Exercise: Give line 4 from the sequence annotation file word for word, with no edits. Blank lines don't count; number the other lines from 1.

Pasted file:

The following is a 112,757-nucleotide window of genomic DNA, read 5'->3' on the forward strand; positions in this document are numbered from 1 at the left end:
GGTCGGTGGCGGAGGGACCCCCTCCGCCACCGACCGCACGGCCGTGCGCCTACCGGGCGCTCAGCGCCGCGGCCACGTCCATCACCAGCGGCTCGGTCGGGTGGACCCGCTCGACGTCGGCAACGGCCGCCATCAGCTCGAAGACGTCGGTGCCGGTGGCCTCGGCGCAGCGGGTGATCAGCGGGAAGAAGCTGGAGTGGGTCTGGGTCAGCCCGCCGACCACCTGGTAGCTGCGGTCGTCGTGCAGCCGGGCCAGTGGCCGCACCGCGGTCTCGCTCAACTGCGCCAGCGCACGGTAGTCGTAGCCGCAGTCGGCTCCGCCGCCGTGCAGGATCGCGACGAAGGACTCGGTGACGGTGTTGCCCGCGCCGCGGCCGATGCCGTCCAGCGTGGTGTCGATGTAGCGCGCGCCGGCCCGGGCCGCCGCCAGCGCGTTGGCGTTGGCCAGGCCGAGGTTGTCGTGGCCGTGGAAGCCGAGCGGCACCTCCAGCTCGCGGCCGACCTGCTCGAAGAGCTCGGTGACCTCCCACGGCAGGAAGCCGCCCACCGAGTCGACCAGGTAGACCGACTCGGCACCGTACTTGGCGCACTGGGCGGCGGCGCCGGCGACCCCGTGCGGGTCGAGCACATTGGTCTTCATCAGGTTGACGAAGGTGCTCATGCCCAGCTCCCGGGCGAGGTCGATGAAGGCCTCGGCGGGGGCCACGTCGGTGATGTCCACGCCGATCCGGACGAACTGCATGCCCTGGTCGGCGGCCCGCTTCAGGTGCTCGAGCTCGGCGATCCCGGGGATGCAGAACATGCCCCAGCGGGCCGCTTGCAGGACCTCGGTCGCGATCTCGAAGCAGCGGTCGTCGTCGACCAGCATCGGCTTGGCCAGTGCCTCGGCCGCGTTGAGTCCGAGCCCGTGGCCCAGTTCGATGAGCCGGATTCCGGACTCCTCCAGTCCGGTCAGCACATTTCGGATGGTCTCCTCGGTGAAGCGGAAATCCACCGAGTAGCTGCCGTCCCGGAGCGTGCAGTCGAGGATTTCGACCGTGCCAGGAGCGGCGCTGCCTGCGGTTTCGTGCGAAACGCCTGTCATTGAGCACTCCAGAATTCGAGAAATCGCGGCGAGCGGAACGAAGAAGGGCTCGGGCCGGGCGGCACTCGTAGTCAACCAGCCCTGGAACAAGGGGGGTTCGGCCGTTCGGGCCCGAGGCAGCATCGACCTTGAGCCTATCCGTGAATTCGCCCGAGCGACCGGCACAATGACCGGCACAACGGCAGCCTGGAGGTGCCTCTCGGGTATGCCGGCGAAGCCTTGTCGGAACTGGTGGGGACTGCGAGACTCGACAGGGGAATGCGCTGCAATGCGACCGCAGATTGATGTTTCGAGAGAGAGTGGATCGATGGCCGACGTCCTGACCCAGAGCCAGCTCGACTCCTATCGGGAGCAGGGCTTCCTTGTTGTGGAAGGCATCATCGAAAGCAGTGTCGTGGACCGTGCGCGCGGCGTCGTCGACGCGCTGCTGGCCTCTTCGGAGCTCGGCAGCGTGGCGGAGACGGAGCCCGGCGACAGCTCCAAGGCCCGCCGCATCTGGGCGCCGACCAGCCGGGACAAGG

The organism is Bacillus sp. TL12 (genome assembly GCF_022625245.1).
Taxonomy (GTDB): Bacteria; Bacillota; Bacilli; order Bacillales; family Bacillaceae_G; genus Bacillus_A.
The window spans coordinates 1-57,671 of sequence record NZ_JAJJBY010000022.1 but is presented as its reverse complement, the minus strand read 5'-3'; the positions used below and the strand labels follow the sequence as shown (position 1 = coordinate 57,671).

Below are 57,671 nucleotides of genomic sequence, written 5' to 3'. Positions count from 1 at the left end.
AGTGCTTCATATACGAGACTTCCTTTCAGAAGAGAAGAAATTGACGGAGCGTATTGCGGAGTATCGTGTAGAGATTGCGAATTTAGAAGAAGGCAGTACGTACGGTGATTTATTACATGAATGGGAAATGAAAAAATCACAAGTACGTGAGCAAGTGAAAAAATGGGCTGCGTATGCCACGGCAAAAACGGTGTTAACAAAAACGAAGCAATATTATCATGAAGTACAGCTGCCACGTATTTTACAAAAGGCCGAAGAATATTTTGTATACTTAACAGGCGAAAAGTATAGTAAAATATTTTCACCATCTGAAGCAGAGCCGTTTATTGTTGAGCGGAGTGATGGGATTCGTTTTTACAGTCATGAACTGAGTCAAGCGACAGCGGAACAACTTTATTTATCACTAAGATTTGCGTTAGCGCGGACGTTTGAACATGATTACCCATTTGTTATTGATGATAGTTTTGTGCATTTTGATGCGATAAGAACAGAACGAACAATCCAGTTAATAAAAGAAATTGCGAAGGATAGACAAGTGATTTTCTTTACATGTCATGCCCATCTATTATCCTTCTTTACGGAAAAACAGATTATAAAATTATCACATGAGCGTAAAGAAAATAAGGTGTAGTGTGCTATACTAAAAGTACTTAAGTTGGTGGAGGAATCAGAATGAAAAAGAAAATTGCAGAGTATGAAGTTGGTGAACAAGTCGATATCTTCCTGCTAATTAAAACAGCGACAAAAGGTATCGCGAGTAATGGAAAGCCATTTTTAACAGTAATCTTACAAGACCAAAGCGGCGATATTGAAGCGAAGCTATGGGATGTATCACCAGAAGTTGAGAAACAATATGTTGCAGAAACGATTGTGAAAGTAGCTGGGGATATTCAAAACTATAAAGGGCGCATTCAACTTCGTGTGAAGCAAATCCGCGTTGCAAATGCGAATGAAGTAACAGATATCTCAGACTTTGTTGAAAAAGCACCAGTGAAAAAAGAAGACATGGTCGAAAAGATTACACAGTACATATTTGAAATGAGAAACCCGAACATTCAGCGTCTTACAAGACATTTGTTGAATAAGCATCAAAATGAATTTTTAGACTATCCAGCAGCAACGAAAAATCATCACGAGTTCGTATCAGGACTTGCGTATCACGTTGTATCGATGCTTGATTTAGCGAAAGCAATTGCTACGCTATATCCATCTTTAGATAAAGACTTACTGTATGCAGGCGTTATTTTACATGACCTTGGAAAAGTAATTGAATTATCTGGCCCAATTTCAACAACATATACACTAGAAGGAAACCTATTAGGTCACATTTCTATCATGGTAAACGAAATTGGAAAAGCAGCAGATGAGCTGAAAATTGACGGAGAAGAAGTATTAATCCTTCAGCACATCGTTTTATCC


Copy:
Taxonomy (GTDB): Bacteria; Bacillota; Bacilli; order Bacillales; family Bacillaceae_G; genus Bacillus_A.